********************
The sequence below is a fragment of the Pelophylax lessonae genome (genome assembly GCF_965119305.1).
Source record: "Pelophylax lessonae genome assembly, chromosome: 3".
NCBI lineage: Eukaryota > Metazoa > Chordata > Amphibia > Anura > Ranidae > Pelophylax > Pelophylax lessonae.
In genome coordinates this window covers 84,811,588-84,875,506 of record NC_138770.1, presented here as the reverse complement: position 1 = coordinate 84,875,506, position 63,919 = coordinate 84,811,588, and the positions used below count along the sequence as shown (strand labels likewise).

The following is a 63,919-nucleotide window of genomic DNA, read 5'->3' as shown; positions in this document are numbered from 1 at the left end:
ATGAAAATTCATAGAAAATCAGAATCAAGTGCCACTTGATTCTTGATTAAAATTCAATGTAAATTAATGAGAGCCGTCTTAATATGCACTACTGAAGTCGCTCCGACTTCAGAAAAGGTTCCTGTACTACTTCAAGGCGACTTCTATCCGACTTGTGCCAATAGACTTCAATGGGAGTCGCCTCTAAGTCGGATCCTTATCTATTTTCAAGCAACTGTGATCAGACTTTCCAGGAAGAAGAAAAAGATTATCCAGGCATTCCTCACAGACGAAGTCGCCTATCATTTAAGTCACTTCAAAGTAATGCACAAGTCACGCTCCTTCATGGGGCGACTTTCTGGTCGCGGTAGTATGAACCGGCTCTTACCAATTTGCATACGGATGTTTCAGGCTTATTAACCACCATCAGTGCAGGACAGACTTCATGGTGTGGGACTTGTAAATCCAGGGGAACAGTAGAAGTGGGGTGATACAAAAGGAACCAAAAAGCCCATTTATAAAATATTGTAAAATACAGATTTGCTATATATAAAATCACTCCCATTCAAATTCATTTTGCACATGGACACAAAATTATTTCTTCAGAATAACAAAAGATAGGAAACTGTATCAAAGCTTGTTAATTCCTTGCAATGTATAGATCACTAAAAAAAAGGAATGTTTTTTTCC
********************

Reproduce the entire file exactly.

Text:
The sequence below is a fragment of the Pelophylax lessonae genome (genome assembly GCF_965119305.1).
Source record: "Pelophylax lessonae genome assembly, chromosome: 3".
NCBI lineage: Eukaryota > Metazoa > Chordata > Amphibia > Anura > Ranidae > Pelophylax > Pelophylax lessonae.
In genome coordinates this window covers 84,811,588-84,875,506 of record NC_138770.1, presented here as the reverse complement: position 1 = coordinate 84,875,506, position 63,919 = coordinate 84,811,588, and the positions used below count along the sequence as shown (strand labels likewise).

The following is a 63,919-nucleotide window of genomic DNA, read 5'->3' as shown; positions in this document are numbered from 1 at the left end:
ATGAAAATTCATAGAAAATCAGAATCAAGTGCCACTTGATTCTTGATTAAAATTCAATGTAAATTAATGAGAGCCGTCTTAATATGCACTACTGAAGTCGCTCCGACTTCAGAAAAGGTTCCTGTACTACTTCAAGGCGACTTCTATCCGACTTGTGCCAATAGACTTCAATGGGAGTCGCCTCTAAGTCGGATCCTTATCTATTTTCAAGCAACTGTGATCAGACTTTCCAGGAAGAAGAAAAAGATTATCCAGGCATTCCTCACAGACGAAGTCGCCTATCATTTAAGTCACTTCAAAGTAATGCACAAGTCACGCTCCTTCATGGGGCGACTTTCTGGTCGCGGTAGTATGAACCGGCTCTTACCAATTTGCATACGGATGTTTCAGGCTTATTAACCACCATCAGTGCAGGACAGACTTCATGGTGTGGGACTTGTAAATCCAGGGGAACAGTAGAAGTGGGGTGATACAAAAGGAACCAAAAAGCCCATTTATAAAATATTGTAAAATACAGATTTGCTATATATAAAATCACTCCCATTCAAATTCATTTTGCACATGGACACAAAATTATTTCTTCAGAATAACAAAAGATAGGAAACTGTATCAAAGCTTGTTAATTCCTTGCAATGTATAGATCACTAAAAAAAAGGAATGTTTTTTTCC